In 2014, I was asked to lead two sessions of a grass identification and ecology workshop at The Morton Arboretum in Lisle, Illinois. The workshops both sold out and were very well received, and I've been asked to return to lead the workshop again this summer. Here is some information for anyone interested.
Tired of seeing "unknown grass" and "Dichanthelium sp." on your vegetation sampling datasheets? Need to know what species that Elymus is to figure out if you're in a wetland or an upland? Interested in learning vegetative characteristics for some of our more common grasses? Just want to know more about grass identification and ecology in general? If the answer to any of these questions is "yes," then the workshop discussed below being held on September 17-18, 2015 at The Morton Arboretum in Lisle, Illinois may be for you. If you have any questions about the workshop, email Scott Namestnik at email@example.com.
Learn to identify the grasses that add beauty and interest to the summer and fall landscape. Grasses allow us to read the landscape: from soils, habitat, disturbance and past land uses. They form a critical component of the biodiversity and with nearly 11,000 species, this is the fourth largest plant family. This workshop consists of an intensive, hands-on approach incorporating both classroom work and field study. Identify warm season grasses in the field and lab, learn the specialized terminology and distinguishing features, discuss their ecology, and practice identifying species from keys.
Instructor: Scott Namestnik, senior botanist, Orbis Environmental Consulting Notes: Held both indoors and outdoors. Please dress for the weather each day. Limit 20 Supplies: Please bring a water bottle, a hand lens, and wear sturdy, closed-toed shoes for walking over uneven terrain. Fee includes all workshop handouts, morning refreshments and a box lunch. Intended audience: Advanced students and professionals. Certificate information: Can be used as a Naturalist Certificate, WSP elective (14 hours) Prerequisites: Prior experience with plant identification required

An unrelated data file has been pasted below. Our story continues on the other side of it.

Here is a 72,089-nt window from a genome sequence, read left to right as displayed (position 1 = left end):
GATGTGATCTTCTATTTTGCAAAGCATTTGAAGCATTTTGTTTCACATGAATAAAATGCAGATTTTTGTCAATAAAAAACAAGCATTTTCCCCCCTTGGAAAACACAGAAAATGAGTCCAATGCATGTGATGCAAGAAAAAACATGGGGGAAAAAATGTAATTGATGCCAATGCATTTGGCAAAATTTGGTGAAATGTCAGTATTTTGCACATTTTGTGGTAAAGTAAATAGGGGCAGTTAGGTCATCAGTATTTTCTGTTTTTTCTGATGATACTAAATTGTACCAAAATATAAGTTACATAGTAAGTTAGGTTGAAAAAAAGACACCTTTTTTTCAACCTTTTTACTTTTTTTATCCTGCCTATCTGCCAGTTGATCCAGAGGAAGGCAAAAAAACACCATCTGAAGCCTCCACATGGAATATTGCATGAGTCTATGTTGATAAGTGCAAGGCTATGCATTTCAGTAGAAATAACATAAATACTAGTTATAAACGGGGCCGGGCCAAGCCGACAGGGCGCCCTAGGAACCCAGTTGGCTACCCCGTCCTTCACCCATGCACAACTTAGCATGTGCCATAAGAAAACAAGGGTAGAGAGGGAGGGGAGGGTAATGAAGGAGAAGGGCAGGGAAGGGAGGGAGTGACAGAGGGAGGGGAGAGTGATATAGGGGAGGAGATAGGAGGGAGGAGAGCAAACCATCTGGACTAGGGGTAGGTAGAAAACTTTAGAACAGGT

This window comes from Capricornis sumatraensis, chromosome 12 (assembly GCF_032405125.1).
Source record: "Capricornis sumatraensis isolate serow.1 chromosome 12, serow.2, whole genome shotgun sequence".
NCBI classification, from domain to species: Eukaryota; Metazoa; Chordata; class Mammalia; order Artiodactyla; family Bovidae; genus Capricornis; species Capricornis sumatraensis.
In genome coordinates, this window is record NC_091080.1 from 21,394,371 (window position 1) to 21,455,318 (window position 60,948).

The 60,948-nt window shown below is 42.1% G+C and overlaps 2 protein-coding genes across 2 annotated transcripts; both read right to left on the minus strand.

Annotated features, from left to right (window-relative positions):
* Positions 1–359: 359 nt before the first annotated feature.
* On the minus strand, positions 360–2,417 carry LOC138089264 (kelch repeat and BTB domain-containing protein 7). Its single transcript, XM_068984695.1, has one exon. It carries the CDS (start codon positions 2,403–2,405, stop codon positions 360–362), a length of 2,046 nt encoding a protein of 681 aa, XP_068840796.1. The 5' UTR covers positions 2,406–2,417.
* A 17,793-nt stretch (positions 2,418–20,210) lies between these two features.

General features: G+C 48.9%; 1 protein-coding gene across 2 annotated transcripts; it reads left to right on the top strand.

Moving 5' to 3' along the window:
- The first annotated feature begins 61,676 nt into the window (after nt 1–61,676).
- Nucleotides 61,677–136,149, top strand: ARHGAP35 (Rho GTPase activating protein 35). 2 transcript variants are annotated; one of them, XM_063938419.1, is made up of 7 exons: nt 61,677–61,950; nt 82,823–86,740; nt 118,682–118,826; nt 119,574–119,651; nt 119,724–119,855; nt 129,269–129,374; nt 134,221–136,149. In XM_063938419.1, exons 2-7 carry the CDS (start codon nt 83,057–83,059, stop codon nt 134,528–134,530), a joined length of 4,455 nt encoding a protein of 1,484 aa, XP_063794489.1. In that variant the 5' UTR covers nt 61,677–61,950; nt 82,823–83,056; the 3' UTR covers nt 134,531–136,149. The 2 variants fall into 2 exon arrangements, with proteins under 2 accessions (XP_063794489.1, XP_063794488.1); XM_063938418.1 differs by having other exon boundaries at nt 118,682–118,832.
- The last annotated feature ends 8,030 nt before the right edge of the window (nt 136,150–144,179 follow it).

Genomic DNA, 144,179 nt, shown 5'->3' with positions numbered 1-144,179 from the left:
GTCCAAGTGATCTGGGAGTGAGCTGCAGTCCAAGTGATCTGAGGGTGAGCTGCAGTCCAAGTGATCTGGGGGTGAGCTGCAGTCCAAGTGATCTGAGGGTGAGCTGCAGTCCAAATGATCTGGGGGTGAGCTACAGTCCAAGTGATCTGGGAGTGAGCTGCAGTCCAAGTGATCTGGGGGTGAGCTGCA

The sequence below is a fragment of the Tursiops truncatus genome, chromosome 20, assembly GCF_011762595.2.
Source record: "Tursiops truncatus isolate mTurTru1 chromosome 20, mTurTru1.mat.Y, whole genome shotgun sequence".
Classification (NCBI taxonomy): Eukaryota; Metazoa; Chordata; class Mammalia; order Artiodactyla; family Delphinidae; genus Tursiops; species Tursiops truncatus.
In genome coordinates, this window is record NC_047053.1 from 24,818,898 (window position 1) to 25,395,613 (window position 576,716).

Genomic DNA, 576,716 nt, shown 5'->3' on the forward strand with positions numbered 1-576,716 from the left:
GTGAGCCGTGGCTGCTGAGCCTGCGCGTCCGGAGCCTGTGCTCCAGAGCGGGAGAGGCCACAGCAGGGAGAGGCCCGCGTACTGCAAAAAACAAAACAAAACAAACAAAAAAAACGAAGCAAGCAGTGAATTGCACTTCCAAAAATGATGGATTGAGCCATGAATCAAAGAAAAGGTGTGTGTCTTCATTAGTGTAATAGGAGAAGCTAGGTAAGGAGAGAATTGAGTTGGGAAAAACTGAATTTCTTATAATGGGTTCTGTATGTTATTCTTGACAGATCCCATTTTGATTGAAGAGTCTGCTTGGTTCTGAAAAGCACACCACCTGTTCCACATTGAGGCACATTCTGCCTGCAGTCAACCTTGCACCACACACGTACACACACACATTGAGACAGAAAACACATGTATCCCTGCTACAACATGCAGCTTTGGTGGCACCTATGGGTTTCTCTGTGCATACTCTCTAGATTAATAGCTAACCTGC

SCHEDULE AND LOCATION:
Thursday, September 17 and Friday, September 18, 2015, 9:00 a.m.-4:00 p.m.
Botany Lab, Research Center
FEES AND ADMISSION:
Nonmembers: Fees include admission to the Arboretum.
$65.00 students; call 630-719-2468 or email firstname.lastname@example.org for student rate
IN PERSON: Stop by the Visitor Center during open hours.
ONLINE: REGISTER NOW
Often confused with the similar Trillium flexipes, the first two photos below are Trillium cernuum. Look closely at the stamens... the anthers and filaments are approximately the same length. In Trillium flexipes, the anthers are much longer than the filaments. The ranges of the two species sometimes overlap, but Trillium cernuum is generally a more northern species, whereas Trillium flexipes is generally more southern.
The photos above are from Bog Meadow Nature Trail in Saratoga County, New York, May 21, 2014.
For comparison, here are four photos of Trillium flexipes. The first was taken at Turkey Run State Park, Parke County, Indiana, May 3, 2008. The next three were taken at Bendix Woods Nature Preserve, St. Joseph County, Indiana - the first two on May 5, 2013 and the last on April 25, 2009. Again, take a close look at the anther to filament ratio. The anthers are much longer than the filaments in Trillium flexipes.
I tend to think that the anther to filament ratio is a better way to distinguish these two similar species than the actual length of the filaments. Many references use a filament length of up to 2 or 2.5 mm for Trillium flexipes in their keys, but if you dissect the flower you often can find filaments that are longer than 2.5 mm. In fact, I would be willing to bet that the filaments in the first through third photos of Trillium flexipes above have filaments longer than 2.5 mm (I can see them pretty easily without even dissecting the flowers).
All of this said, I have seen specimens in northern Indiana that are somewhat intermediate between the two species, so the distinctions are not always as black-and-white as they are in these photos.